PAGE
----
Every driver is aware that driving under the influence (DUI) is not only dangerous but also a major traffic offense with criminal implications. Each state sets its own laws governing how much alcohol is too much and whether the police have the right to conduct a Breathalyzer test at the scene. Most drivers do not know, however, what the impact of refusing to take a Breathalyzer test is in an implied consent state such as Kentucky.

What is implied consent?

In this case, implied consent means that the simple act of driving, having a driver’s license and proof of insurance, and providing those documents to the police when stopped on suspicion of DUI gives them the right to test you on the scene. Other states may have different conditions for implied consent, such as performing field sobriety tests when asked. But in Kentucky, the fact that you are on the road is considered a privilege, not a right.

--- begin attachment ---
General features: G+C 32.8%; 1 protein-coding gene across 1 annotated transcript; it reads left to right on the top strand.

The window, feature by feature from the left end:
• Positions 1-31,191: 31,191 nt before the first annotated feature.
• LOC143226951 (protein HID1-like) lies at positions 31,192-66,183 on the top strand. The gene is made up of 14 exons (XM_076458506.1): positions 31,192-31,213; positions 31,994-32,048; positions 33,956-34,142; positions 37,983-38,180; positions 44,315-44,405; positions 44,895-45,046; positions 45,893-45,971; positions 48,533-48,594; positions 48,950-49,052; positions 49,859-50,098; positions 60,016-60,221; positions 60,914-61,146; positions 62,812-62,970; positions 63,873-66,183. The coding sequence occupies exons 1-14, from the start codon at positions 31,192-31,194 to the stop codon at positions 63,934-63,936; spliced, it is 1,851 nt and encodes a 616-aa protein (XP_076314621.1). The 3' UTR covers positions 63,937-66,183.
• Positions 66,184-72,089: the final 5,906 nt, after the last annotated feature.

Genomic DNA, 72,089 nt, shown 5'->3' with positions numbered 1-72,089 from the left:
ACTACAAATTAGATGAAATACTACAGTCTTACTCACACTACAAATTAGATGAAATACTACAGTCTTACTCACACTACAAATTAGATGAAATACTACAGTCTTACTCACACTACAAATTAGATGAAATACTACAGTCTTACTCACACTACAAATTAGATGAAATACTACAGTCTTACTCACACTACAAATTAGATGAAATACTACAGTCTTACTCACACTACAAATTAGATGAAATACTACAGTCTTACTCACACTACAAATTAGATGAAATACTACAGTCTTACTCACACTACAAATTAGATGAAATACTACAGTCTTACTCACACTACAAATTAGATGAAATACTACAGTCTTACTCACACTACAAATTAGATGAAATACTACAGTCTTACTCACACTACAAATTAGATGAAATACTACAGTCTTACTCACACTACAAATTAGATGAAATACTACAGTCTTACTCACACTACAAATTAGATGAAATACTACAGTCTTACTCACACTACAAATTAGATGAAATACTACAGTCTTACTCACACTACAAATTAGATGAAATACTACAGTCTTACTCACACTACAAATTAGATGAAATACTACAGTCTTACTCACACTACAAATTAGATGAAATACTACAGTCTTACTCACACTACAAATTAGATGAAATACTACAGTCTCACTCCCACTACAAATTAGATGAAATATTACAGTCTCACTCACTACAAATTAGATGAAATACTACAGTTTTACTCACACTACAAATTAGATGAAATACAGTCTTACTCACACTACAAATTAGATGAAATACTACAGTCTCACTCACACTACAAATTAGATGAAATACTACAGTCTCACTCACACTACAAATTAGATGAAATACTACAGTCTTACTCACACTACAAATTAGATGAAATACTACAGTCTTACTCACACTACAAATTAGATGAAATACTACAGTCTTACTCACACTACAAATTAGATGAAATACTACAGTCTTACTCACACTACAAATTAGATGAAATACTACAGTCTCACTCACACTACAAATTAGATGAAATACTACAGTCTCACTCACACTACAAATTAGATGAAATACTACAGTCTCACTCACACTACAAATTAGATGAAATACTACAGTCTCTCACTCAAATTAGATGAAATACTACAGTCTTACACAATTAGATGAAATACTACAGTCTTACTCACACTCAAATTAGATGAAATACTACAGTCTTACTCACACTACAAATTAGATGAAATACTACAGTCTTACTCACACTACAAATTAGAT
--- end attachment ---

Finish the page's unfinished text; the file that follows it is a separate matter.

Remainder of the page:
What happens if I refuse to take a Breathalyzer test?

In short, nothing good. You should know that by declining to take the test:

• Your refusal can be used as proof against you at your trial.

• You will probably lose your license on the spot.

• If convicted, your sentence could be twice as bad.

Face it. If you’re drunk, you’re drunk, and refusing the Breathalyzer isn’t doing you any favors. It would be better to just take the test and pray for the best. If you pass the test, you’ll be back on your way to your destination, license still in hand. If you fail the test, you’ll be getting a ride home from the officers and facing your day in court without any kind of prejudice against you when it comes to sentencing.

A criminal defense attorney may be able to help if you are confused about how the Breathalyzer impacts your case. The bottom line is to avoid the need for a Breathalyzer. Don’t drink and drive; the life you save may be your own.